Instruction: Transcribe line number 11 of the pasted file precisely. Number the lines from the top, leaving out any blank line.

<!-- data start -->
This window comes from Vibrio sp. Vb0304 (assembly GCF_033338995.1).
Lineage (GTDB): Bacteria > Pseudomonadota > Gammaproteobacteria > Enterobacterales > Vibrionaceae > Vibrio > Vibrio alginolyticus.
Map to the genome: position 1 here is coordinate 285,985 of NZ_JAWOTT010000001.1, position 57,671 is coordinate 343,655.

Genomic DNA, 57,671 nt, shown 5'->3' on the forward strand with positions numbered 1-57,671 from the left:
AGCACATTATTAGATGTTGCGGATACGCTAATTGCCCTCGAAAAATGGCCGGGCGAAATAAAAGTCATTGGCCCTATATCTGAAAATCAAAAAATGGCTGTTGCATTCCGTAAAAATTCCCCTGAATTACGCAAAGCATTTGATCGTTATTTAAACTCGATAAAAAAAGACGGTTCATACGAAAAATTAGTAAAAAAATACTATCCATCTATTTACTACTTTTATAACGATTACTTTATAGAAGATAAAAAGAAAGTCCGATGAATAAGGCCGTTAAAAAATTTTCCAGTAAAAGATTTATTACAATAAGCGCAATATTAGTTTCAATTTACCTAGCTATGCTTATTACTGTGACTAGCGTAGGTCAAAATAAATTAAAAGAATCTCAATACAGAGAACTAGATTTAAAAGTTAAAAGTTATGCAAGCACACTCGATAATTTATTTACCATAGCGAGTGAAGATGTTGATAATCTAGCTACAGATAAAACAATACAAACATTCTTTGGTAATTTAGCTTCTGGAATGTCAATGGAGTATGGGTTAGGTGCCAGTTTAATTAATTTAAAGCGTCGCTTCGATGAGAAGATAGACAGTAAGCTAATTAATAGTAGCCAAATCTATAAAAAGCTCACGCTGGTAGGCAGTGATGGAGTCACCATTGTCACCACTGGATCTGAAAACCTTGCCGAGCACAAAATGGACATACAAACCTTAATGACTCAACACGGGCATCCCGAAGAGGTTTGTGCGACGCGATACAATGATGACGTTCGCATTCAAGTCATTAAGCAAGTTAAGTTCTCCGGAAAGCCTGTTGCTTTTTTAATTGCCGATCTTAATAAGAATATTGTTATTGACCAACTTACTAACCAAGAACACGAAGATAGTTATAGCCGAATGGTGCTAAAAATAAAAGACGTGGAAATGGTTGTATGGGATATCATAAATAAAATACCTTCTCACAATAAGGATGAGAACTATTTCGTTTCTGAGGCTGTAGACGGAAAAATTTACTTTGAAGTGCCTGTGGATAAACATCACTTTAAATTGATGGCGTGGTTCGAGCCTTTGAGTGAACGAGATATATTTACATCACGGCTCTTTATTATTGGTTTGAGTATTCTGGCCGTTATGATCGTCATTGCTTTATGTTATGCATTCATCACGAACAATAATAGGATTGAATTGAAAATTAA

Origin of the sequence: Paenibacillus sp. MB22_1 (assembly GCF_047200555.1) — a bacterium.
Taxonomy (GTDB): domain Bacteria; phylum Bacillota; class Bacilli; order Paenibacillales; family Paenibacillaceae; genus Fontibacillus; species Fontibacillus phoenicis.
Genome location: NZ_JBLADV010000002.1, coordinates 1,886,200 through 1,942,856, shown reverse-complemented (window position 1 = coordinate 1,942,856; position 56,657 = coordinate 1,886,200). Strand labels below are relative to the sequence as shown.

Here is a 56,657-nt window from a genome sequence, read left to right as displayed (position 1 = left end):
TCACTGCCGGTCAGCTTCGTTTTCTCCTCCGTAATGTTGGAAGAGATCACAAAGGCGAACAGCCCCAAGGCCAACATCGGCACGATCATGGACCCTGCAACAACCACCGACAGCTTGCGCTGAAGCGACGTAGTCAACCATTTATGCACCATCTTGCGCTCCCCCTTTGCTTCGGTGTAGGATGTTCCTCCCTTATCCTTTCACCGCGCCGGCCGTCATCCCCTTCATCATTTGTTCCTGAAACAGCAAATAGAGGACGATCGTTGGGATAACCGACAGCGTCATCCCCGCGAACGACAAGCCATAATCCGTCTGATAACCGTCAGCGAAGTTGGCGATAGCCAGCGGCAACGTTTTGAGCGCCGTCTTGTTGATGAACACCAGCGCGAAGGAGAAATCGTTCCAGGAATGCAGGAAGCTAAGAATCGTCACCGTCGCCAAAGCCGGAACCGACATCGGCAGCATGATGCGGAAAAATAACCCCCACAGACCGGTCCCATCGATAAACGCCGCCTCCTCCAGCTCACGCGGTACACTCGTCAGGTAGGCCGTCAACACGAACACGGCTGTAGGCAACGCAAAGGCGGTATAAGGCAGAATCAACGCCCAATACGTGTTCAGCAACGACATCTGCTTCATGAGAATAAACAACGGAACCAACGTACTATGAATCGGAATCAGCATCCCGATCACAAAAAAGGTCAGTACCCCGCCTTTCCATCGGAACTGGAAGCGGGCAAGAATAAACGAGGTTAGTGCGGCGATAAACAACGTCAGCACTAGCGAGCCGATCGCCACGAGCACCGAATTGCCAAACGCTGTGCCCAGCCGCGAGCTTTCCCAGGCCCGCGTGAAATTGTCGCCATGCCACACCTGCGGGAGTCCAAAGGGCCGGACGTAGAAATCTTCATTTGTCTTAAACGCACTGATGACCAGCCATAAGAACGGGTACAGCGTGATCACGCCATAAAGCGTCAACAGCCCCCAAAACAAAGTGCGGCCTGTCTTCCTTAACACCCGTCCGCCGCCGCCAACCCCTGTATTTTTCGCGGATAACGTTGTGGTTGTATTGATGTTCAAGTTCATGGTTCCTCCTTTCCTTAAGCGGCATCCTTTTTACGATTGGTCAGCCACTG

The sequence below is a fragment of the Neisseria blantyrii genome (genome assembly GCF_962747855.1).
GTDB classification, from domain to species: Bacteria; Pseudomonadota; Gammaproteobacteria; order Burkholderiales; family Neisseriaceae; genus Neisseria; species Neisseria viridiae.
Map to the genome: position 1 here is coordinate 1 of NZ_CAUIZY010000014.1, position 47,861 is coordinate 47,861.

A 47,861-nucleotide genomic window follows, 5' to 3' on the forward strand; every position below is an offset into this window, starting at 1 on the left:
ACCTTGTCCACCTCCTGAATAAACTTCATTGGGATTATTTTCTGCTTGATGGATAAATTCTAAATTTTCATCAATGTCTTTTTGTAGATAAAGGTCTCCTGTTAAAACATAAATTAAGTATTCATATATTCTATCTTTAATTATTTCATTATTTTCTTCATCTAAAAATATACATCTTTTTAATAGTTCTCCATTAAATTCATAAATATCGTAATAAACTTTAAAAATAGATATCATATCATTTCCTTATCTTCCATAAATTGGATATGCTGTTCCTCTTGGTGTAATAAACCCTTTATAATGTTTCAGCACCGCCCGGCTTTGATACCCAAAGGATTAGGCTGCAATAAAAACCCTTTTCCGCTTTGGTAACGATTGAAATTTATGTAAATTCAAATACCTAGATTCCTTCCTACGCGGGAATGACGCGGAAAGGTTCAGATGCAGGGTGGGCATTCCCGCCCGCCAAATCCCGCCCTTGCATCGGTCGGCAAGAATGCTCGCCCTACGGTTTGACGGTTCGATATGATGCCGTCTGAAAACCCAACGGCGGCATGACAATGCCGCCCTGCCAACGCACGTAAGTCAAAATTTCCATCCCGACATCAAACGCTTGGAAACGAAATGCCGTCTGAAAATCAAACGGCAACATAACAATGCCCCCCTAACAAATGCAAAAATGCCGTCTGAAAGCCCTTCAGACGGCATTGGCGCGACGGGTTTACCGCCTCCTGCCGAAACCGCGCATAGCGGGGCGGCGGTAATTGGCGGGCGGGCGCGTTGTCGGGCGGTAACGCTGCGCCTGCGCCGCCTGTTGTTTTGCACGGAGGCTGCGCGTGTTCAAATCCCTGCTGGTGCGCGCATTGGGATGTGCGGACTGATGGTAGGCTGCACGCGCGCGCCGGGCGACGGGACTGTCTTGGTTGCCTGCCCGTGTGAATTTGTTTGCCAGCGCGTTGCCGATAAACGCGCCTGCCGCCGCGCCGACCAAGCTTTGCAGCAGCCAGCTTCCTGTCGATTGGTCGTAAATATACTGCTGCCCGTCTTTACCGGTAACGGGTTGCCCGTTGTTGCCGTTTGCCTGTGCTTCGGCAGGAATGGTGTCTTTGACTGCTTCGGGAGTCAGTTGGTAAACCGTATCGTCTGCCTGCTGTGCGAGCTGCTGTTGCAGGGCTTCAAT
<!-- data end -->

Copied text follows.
The sequence below is a fragment of the Neisseria blantyrii genome (genome assembly GCF_962747855.1).